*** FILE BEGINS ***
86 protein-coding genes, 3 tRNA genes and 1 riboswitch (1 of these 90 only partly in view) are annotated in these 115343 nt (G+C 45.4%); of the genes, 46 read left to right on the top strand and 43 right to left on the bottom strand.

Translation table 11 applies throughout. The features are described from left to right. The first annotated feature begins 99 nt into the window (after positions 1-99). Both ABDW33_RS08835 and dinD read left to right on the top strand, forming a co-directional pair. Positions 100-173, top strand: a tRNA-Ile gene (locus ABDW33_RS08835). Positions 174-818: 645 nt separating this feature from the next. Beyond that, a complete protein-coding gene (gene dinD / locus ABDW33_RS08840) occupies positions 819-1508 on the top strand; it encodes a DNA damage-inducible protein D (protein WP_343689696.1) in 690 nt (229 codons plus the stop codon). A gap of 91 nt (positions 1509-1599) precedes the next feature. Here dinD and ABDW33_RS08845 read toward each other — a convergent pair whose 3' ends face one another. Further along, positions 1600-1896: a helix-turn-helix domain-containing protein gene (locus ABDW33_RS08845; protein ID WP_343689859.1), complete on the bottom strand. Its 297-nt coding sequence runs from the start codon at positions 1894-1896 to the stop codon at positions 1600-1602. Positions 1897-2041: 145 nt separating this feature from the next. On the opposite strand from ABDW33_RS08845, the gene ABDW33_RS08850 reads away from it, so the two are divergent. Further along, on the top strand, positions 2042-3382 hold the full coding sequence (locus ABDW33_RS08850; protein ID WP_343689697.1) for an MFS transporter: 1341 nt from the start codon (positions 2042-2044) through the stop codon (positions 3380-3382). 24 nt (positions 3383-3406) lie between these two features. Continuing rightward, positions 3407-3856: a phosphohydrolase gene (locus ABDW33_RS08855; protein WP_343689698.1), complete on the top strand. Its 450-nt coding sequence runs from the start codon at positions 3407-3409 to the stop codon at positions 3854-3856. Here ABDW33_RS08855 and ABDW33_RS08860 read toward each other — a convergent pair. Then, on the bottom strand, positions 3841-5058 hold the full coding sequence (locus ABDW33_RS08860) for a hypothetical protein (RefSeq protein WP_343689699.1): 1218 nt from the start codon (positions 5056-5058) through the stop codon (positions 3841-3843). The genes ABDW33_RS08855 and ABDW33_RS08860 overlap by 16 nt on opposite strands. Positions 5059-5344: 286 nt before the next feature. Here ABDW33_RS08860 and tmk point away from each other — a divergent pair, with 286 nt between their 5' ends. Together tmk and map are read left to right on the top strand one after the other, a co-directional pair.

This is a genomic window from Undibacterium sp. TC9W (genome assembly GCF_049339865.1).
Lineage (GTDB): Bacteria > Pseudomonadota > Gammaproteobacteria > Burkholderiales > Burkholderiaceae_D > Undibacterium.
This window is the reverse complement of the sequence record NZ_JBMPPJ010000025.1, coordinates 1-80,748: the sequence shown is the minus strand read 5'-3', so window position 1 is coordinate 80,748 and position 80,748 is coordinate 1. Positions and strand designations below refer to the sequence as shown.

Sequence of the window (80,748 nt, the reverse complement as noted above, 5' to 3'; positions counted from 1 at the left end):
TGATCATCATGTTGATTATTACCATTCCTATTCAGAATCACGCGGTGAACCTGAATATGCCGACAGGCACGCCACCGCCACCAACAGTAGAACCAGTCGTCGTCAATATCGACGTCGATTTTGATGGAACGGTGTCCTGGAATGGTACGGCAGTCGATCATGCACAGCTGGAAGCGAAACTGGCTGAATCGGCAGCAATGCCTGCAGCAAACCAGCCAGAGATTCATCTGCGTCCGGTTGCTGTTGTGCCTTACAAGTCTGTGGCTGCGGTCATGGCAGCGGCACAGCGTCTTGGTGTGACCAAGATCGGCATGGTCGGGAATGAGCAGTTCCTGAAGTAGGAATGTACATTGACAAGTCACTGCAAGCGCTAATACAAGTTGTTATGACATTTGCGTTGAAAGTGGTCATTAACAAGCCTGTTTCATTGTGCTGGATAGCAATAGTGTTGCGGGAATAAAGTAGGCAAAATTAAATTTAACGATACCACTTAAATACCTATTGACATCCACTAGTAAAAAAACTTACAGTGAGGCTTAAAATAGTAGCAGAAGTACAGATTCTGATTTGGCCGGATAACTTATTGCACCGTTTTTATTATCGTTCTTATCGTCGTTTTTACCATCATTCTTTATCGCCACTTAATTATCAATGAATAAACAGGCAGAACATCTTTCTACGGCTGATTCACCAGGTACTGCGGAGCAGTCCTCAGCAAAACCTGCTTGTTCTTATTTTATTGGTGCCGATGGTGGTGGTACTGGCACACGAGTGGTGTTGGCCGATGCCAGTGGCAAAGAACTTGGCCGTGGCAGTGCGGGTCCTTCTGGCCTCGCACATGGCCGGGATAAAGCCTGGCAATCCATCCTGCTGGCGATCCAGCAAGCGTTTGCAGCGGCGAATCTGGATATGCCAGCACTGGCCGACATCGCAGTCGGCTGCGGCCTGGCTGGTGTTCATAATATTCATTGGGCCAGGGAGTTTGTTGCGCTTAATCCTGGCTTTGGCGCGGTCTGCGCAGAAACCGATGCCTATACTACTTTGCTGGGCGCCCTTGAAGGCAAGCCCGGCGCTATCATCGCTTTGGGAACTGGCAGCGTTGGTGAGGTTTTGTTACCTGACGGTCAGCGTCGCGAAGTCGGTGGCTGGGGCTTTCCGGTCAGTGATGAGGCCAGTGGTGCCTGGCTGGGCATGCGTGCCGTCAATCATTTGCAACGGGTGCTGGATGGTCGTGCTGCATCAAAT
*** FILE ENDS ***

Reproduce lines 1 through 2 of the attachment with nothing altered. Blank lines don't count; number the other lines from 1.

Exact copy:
86 protein-coding genes, 3 tRNA genes and 1 riboswitch (1 of these 90 only partly in view) are annotated in these 115343 nt (G+C 45.4%); of the genes, 46 read left to right on the top strand and 43 right to left on the bottom strand.

Translation table 11 applies throughout. The features are described from left to right. The first annotated feature begins 99 nt into the window (after positions 1-99). Both ABDW33_RS08835 and dinD read left to right on the top strand, forming a co-directional pair. Positions 100-173, top strand: a tRNA-Ile gene (locus ABDW33_RS08835). Positions 174-818: 645 nt separating this feature from the next. Beyond that, a complete protein-coding gene (gene dinD / locus ABDW33_RS08840) occupies positions 819-1508 on the top strand; it encodes a DNA damage-inducible protein D (protein WP_343689696.1) in 690 nt (229 codons plus the stop codon). A gap of 91 nt (positions 1509-1599) precedes the next feature. Here dinD and ABDW33_RS08845 read toward each other — a convergent pair whose 3' ends face one another. Further along, positions 1600-1896: a helix-turn-helix domain-containing protein gene (locus ABDW33_RS08845; protein ID WP_343689859.1), complete on the bottom strand. Its 297-nt coding sequence runs from the start codon at positions 1894-1896 to the stop codon at positions 1600-1602. Positions 1897-2041: 145 nt separating this feature from the next. On the opposite strand from ABDW33_RS08845, the gene ABDW33_RS08850 reads away from it, so the two are divergent. Further along, on the top strand, positions 2042-3382 hold the full coding sequence (locus ABDW33_RS08850; protein ID WP_343689697.1) for an MFS transporter: 1341 nt from the start codon (positions 2042-2044) through the stop codon (positions 3380-3382). 24 nt (positions 3383-3406) lie between these two features. Continuing rightward, positions 3407-3856: a phosphohydrolase gene (locus ABDW33_RS08855; protein WP_343689698.1), complete on the top strand. Its 450-nt coding sequence runs from the start codon at positions 3407-3409 to the stop codon at positions 3854-3856. Here ABDW33_RS08855 and ABDW33_RS08860 read toward each other — a convergent pair. Then, on the bottom strand, positions 3841-5058 hold the full coding sequence (locus ABDW33_RS08860) for a hypothetical protein (RefSeq protein WP_343689699.1): 1218 nt from the start codon (positions 5056-5058) through the stop codon (positions 3841-3843). The genes ABDW33_RS08855 and ABDW33_RS08860 overlap by 16 nt on opposite strands. Positions 5059-5344: 286 nt before the next feature. Here ABDW33_RS08860 and tmk point away from each other — a divergent pair, with 286 nt between their 5' ends. Together tmk and map are read left to right on the top strand one after the other, a co-directional pair.